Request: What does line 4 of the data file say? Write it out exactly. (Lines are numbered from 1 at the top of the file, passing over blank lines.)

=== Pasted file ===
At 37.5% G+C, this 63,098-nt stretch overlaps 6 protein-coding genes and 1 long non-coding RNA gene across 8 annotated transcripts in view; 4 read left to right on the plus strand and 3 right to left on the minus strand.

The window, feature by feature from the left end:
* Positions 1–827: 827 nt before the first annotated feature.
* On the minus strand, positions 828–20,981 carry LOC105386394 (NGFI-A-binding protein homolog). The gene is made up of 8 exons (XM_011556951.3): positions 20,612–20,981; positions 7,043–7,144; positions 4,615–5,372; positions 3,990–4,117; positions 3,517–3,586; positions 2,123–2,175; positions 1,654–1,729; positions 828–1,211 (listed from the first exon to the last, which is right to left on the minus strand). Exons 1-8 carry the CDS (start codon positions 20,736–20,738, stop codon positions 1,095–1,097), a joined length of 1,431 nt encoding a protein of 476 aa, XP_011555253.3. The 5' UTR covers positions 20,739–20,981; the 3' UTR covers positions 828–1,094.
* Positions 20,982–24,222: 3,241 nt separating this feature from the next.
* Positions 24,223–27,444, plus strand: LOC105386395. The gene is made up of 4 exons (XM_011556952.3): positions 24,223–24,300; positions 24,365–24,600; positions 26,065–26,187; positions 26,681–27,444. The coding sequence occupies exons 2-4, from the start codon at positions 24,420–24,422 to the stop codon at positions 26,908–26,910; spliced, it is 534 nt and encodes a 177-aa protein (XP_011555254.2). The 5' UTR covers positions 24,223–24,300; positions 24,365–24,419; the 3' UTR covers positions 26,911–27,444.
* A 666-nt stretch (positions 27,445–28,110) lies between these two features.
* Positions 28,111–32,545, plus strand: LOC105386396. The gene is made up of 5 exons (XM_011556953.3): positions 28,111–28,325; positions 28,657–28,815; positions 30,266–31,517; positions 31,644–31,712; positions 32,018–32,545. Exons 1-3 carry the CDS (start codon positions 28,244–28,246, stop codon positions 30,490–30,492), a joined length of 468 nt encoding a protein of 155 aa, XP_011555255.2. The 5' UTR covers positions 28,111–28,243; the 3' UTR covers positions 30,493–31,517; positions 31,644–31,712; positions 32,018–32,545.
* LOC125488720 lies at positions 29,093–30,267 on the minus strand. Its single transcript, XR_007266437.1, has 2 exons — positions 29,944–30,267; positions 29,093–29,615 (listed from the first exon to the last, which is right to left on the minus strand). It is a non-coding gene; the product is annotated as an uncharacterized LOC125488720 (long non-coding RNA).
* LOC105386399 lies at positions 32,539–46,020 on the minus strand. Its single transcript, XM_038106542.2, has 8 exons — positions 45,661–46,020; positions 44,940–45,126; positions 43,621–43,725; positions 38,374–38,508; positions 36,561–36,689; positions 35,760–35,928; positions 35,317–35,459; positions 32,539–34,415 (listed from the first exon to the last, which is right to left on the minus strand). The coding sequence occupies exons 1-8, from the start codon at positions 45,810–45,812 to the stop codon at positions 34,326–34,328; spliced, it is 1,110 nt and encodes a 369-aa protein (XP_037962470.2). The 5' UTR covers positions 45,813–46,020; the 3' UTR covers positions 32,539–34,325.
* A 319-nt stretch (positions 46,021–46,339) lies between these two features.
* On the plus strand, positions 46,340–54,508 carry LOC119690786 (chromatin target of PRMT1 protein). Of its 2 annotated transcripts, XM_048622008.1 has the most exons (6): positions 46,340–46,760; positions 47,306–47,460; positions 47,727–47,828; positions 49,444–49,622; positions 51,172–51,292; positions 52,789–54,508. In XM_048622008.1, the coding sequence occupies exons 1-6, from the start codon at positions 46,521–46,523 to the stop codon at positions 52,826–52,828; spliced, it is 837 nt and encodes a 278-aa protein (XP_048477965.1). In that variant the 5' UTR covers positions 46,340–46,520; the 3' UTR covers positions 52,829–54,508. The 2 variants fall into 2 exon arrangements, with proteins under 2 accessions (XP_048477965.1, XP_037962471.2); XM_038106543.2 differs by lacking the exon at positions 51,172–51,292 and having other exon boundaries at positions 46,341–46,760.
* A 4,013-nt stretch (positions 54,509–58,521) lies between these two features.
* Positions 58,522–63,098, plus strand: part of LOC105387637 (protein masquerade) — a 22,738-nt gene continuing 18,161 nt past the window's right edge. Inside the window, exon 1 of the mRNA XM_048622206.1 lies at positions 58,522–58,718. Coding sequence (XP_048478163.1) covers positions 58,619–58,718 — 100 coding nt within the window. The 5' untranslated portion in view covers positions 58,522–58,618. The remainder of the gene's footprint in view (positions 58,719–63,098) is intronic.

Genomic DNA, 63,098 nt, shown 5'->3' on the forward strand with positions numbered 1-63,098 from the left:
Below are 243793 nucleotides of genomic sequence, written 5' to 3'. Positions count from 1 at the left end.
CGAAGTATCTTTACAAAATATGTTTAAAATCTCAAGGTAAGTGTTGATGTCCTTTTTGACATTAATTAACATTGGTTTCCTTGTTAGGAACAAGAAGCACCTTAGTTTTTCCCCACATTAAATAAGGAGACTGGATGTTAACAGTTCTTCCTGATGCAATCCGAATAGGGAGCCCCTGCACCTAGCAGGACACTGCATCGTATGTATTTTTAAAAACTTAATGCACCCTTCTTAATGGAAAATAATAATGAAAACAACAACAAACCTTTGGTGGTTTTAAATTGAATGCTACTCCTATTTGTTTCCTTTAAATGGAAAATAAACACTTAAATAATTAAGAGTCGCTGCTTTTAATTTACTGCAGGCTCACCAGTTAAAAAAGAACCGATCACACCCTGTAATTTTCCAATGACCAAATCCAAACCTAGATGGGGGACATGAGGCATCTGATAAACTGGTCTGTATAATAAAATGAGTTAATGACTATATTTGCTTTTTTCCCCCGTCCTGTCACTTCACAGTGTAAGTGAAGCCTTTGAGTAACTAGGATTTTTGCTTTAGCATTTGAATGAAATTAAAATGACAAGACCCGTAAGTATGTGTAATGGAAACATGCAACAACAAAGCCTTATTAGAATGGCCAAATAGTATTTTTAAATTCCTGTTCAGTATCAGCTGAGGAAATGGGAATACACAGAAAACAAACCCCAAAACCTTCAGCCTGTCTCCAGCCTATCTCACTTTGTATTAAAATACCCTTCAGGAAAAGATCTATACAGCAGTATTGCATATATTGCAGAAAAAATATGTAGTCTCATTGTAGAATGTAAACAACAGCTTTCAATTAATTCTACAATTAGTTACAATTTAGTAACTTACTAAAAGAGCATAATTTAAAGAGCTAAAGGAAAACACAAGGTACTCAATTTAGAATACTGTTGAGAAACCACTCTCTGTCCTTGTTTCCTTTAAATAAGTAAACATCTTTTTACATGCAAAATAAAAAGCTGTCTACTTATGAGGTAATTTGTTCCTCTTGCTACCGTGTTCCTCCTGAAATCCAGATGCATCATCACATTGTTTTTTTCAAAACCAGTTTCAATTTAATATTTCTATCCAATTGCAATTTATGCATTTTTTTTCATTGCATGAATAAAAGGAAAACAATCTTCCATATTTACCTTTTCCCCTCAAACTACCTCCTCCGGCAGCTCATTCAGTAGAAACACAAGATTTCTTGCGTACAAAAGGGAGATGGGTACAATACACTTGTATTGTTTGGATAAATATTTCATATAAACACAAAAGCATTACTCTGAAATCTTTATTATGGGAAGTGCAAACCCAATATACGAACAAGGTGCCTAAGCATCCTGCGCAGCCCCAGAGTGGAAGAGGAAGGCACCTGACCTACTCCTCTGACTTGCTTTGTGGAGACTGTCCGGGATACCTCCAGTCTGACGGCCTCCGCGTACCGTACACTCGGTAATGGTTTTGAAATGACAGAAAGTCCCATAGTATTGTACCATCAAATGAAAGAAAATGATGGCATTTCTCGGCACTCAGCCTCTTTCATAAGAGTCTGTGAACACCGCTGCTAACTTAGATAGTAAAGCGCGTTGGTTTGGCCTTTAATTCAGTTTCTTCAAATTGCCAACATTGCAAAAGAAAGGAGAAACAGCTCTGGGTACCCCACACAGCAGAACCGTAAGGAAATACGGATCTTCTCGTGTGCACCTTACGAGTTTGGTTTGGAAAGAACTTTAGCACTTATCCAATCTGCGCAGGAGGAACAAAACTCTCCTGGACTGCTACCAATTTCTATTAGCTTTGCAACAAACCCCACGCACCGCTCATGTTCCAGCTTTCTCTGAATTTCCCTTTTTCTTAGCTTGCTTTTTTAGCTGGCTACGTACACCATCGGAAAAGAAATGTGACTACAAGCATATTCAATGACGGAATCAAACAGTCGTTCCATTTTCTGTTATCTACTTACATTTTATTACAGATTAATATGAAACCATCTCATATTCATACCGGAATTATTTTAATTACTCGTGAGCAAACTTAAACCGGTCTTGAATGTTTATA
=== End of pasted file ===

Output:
* On the minus strand, positions 828–20,981 carry LOC105386394 (NGFI-A-binding protein homolog). The gene is made up of 8 exons (XM_011556951.3): positions 20,612–20,981; positions 7,043–7,144; positions 4,615–5,372; positions 3,990–4,117; positions 3,517–3,586; positions 2,123–2,175; positions 1,654–1,729; positions 828–1,211 (listed from the first exon to the last, which is right to left on the minus strand). Exons 1-8 carry the CDS (start codon positions 20,736–20,738, stop codon positions 1,095–1,097), a joined length of 1,431 nt encoding a protein of 476 aa, XP_011555253.3. The 5' UTR covers positions 20,739–20,981; the 3' UTR covers positions 828–1,094.